We know that pets can bestow a wide variety of physical and psychological benefits on their human owners. Studies show that pet owners have lower blood pressure, are less depressed, have reduced feelings of isolation and live longer. Dog owners are also less likely to be victimized by intruders. Why, then, are so many seniors reluctant to welcome a new pet into their homes? A big reason cited by my clients is the likelihood that the pet will outlive the owner. They feel it’s unfair to adopt a pet and then leave it all alone at death. Fortunately, with proper legal planning, it’s possible to help your clients orchestrate a smooth transition plan for furry loved ones.
What Not to Do
First, a look at what not to do. The most common strategies for dealing with pets in the estate plan aren’t the most effective. One can’t, for example, leave assets to a pet. A pet is legally regarded as one’s property. It’s, therefore, logically impossible to leave property to property. A bequest made directly to a pet is considered to be void under the law in every state. Absent a lengthy and complicated reformation proceeding in which a court attempts to craft an equitable solution, the attempted gift to the pet will lapse and go to the default or residuary beneficiaries under the will. If no alternate beneficiaries are named, then a genealogist may be called in to hunt down the decedent’s next of kin. It would then be up to these lucky relatives to do the right thing by the pets. Placing trust in people your client may have never have met probably isn’t a wise strategy.
Some pet owners choose, instead, to place their trust in friends and relatives whom they know well. This arrangement involves naming a human beneficiary under the will. This individual is then given verbal instructions as to how the bequest should be directed toward the care and maintenance of the animals. This type of plan falls under the category of ”hope for the best, but prepare for the worst.” The human beneficiary may have the best intentions of honoring his promise, but can’t control life’s curve balls. Because the monies are legally in that individual’s name, he won’t be held harmless in the event of legal liabilities, such as a divorce or death.
Most states now allow for a more nuanced approach to pet planning in the form of “pet trusts”. These can be created and funded during one’s life, but are most commonly formed by a will and only funded on death. The arrangement requires your client to name a “pet care appointee.” This is the individual who’ll be charged with ensuring that the animals are properly cared for. This person may or may not have physical custody of the pets. In addition to designating the appointee, your client must also fund the trust with a specific amount of money. This is where the planning can become tricky. A good rule of thumb is to estimate the pet’s life expectancy and then multiply the number of remaining years by what your client spends on pet food, veterinary bills and grooming in a given year. This number would be expressed in the will as a formula. Adding a 4 percent inflation cushion is also a good idea.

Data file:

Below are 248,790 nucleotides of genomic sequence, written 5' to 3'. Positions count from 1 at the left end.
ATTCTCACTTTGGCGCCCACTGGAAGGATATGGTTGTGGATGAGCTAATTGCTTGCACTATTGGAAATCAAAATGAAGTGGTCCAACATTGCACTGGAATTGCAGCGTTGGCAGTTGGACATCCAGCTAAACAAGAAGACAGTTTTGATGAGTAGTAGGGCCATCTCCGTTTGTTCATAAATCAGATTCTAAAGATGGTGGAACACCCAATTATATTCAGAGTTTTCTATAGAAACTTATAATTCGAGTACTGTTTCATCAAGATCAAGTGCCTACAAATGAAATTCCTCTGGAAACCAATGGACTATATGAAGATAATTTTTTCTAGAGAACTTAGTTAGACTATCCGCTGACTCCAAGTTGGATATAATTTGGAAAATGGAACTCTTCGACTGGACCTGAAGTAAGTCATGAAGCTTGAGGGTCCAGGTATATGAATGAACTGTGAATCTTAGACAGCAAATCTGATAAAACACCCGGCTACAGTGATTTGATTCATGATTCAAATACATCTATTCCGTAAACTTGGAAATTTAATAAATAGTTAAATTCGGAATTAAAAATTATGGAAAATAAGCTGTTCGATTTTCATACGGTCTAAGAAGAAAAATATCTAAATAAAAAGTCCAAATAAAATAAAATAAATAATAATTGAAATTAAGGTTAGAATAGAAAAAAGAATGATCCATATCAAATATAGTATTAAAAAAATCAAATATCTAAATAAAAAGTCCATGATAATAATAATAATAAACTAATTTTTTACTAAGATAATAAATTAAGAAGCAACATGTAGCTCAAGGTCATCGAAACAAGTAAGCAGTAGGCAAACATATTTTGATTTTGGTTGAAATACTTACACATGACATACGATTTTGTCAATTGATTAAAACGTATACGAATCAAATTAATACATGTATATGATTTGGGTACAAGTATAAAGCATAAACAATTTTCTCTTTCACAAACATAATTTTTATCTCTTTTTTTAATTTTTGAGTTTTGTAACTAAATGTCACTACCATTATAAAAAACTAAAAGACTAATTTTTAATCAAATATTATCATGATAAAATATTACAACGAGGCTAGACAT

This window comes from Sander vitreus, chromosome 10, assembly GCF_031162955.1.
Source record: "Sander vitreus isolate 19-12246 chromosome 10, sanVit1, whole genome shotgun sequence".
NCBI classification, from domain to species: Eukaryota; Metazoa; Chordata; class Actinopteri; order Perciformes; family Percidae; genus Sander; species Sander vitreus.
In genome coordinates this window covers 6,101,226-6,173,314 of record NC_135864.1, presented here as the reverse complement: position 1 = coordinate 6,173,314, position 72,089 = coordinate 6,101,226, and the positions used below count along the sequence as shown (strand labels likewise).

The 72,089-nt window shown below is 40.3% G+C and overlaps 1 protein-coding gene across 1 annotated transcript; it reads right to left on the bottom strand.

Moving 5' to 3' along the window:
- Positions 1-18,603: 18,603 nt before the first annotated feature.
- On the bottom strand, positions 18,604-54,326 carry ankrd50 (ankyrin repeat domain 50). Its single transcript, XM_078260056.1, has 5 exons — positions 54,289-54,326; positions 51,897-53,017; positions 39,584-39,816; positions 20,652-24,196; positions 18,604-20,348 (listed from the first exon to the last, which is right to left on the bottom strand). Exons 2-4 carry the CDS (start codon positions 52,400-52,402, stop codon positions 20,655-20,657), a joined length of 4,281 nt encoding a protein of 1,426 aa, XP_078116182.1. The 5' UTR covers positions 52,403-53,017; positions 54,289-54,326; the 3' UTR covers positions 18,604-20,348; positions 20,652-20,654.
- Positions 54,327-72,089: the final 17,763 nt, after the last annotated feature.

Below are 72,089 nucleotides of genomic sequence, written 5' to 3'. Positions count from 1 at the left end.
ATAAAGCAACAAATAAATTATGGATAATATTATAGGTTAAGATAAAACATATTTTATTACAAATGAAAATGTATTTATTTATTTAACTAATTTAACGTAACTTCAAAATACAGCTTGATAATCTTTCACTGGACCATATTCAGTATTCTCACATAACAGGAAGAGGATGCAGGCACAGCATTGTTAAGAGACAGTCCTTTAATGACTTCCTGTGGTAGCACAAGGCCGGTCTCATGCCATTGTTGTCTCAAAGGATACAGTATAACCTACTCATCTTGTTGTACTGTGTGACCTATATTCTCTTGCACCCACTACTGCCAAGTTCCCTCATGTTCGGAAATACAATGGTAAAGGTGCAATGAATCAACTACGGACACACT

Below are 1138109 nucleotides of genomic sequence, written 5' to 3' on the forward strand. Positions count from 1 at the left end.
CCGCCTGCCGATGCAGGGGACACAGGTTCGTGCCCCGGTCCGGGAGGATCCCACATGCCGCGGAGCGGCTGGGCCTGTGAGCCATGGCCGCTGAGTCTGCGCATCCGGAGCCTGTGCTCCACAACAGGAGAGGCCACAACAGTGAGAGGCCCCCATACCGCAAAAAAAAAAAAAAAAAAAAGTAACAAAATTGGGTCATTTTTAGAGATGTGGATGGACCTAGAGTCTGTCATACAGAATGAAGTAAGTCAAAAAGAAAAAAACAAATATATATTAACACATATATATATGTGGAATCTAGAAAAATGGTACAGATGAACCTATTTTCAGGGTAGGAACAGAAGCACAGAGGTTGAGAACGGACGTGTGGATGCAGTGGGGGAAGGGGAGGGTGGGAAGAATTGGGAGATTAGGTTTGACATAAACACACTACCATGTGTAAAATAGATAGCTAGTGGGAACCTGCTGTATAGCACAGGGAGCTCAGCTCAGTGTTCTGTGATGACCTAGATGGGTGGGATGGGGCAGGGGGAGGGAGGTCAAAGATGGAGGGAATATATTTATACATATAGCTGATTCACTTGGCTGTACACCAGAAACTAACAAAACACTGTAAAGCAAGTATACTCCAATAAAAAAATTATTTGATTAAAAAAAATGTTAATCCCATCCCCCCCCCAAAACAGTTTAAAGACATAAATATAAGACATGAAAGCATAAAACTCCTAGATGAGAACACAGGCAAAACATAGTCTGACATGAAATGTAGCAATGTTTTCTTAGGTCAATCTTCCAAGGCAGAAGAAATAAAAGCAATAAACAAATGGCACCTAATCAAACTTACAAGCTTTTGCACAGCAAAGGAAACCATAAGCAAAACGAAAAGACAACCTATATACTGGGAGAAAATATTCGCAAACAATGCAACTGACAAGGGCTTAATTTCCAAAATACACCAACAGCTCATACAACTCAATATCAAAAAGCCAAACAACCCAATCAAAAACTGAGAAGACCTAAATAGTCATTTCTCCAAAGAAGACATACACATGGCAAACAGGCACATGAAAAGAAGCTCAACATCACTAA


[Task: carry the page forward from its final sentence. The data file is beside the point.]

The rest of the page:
The pet trust must then designate a remainder beneficiary, who’ll receive what’s left over in the trust on the death of the pet(s). Most of my clients want the individual who served as the pet care appointee to receive the remaining trust assets. This is understandable and works well in many cases. However, it’s important to at least consider the potential for a conflict of interest here. I’m reminded of a case in which a pet trust was established for seven cats. On the death of the last cat, the pet care appointee was to receive a Manhattan apartment and other assets remaining in the trust. Within two years of the pet parent’s death, all seven of the cats died. The statistical likelihood of the seven deaths all being of natural causes is, in my opinion, pretty remote. There’s definitely the potential for a conflict of interest when the caregiver receives a windfall payment on the death of his charge.
Another approach is to set the pet trust up so that the pet care appointee is paid annually. This payment should cover the pet’s expenses and will also factor in a gift to the pet care appointee. If your client opts for this route, it’s preferable to structure the annual payment as a gift, which isn’t taxable to the recipient, as opposed to a salary, which is subject to income tax. On the death of the pet(s), all remaining trust monies would be paid to a third party, such as an animal rights organization. If your client chooses the annual payment scenario, he may wish to consider specifically identifying the animals that are to be covered by the trust. This would reduce the possibility of the pet care appointee surreptitiously replacing your client’s pet with another on its death to keep the payments coming.
When I work with pet parents in setting up these trusts, I often recommend involving a not-for-profit group in the planning process. Some animal rights organizations are willing to be named as pet care Appointee. As stated earlier, the appointee doesn’t necessarily have physical custody of the pet, but is responsible for arranging an appropriate care plan. There are often informal networks of compassionate animal lovers out there who have limited resources. Uniting them with your client’s furry loved one (who has resources, thanks to his pet trust) can be a win-win—akin to a foster parenting situation. The not-for-profit appointee will serve as a monitor and ensure that vet visits are up to date and that pet funds are being properly used. On the death of your client’s pet, the not for profit would receive what’s left in the trust.
Ann Margaret Carrozza is a practicing attorney who also served as a New York State Assemblywoman